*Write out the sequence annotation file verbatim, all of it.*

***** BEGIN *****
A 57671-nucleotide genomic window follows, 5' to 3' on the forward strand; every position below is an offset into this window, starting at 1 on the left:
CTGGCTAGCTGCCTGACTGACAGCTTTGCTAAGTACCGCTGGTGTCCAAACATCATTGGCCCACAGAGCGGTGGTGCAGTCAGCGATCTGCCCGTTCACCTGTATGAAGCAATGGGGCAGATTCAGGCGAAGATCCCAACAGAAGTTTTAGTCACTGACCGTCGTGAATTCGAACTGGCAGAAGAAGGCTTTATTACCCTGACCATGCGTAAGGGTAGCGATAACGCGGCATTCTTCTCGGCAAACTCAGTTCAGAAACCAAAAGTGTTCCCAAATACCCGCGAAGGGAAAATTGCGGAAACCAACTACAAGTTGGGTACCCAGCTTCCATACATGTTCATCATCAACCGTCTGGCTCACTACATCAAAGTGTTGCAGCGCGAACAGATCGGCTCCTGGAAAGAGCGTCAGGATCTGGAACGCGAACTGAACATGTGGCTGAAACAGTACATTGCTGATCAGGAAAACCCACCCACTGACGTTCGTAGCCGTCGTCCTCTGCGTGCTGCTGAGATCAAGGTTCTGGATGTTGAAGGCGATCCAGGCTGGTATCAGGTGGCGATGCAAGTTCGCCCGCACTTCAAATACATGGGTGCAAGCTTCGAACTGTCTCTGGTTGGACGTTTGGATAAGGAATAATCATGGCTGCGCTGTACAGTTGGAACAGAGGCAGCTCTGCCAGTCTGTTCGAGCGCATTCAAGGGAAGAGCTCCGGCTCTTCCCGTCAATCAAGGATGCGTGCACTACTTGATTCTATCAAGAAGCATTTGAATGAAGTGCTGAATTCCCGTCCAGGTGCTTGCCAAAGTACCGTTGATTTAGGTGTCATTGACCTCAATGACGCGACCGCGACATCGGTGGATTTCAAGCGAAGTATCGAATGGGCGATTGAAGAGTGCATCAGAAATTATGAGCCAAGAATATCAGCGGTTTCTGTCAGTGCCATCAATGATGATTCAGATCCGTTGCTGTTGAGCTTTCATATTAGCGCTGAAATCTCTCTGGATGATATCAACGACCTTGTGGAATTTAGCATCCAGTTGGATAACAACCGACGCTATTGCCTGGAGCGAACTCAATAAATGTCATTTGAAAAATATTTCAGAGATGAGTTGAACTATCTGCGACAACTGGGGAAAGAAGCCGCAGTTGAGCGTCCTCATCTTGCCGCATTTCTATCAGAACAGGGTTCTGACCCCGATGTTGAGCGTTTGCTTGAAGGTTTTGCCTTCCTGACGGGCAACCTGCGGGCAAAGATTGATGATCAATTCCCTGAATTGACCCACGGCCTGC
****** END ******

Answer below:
A 57671-nucleotide genomic window follows, 5' to 3' on the forward strand; every position below is an offset into this window, starting at 1 on the left:
CTGGCTAGCTGCCTGACTGACAGCTTTGCTAAGTACCGCTGGTGTCCAAACATCATTGGCCCACAGAGCGGTGGTGCAGTCAGCGATCTGCCCGTTCACCTGTATGAAGCAATGGGGCAGATTCAGGCGAAGATCCCAACAGAAGTTTTAGTCACTGACCGTCGTGAATTCGAACTGGCAGAAGAAGGCTTTATTACCCTGACCATGCGTAAGGGTAGCGATAACGCGGCATTCTTCTCGGCAAACTCAGTTCAGAAACCAAAAGTGTTCCCAAATACCCGCGAAGGGAAAATTGCGGAAACCAACTACAAGTTGGGTACCCAGCTTCCATACATGTTCATCATCAACCGTCTGGCTCACTACATCAAAGTGTTGCAGCGCGAACAGATCGGCTCCTGGAAAGAGCGTCAGGATCTGGAACGCGAACTGAACATGTGGCTGAAACAGTACATTGCTGATCAGGAAAACCCACCCACTGACGTTCGTAGCCGTCGTCCTCTGCGTGCTGCTGAGATCAAGGTTCTGGATGTTGAAGGCGATCCAGGCTGGTATCAGGTGGCGATGCAAGTTCGCCCGCACTTCAAATACATGGGTGCAAGCTTCGAACTGTCTCTGGTTGGACGTTTGGATAAGGAATAATCATGGCTGCGCTGTACAGTTGGAACAGAGGCAGCTCTGCCAGTCTGTTCGAGCGCATTCAAGGGAAGAGCTCCGGCTCTTCCCGTCAATCAAGGATGCGTGCACTACTTGATTCTATCAAGAAGCATTTGAATGAAGTGCTGAATTCCCGTCCAGGTGCTTGCCAAAGTACCGTTGATTTAGGTGTCATTGACCTCAATGACGCGACCGCGACATCGGTGGATTTCAAGCGAAGTATCGAATGGGCGATTGAAGAGTGCATCAGAAATTATGAGCCAAGAATATCAGCGGTTTCTGTCAGTGCCATCAATGATGATTCAGATCCGTTGCTGTTGAGCTTTCATATTAGCGCTGAAATCTCTCTGGATGATATCAACGACCTTGTGGAATTTAGCATCCAGTTGGATAACAACCGACGCTATTGCCTGGAGCGAACTCAATAAATGTCATTTGAAAAATATTTCAGAGATGAGTTGAACTATCTGCGACAACTGGGGAAAGAAGCCGCAGTTGAGCGTCCTCATCTTGCCGCATTTCTATCAGAACAGGGTTCTGACCCCGATGTTGAGCGTTTGCTTGAAGGTTTTGCCTTCCTGACGGGCAACCTGCGGGCAAAGATTGATGATCAATTCCCTGAATTGACCCACGGCCTGC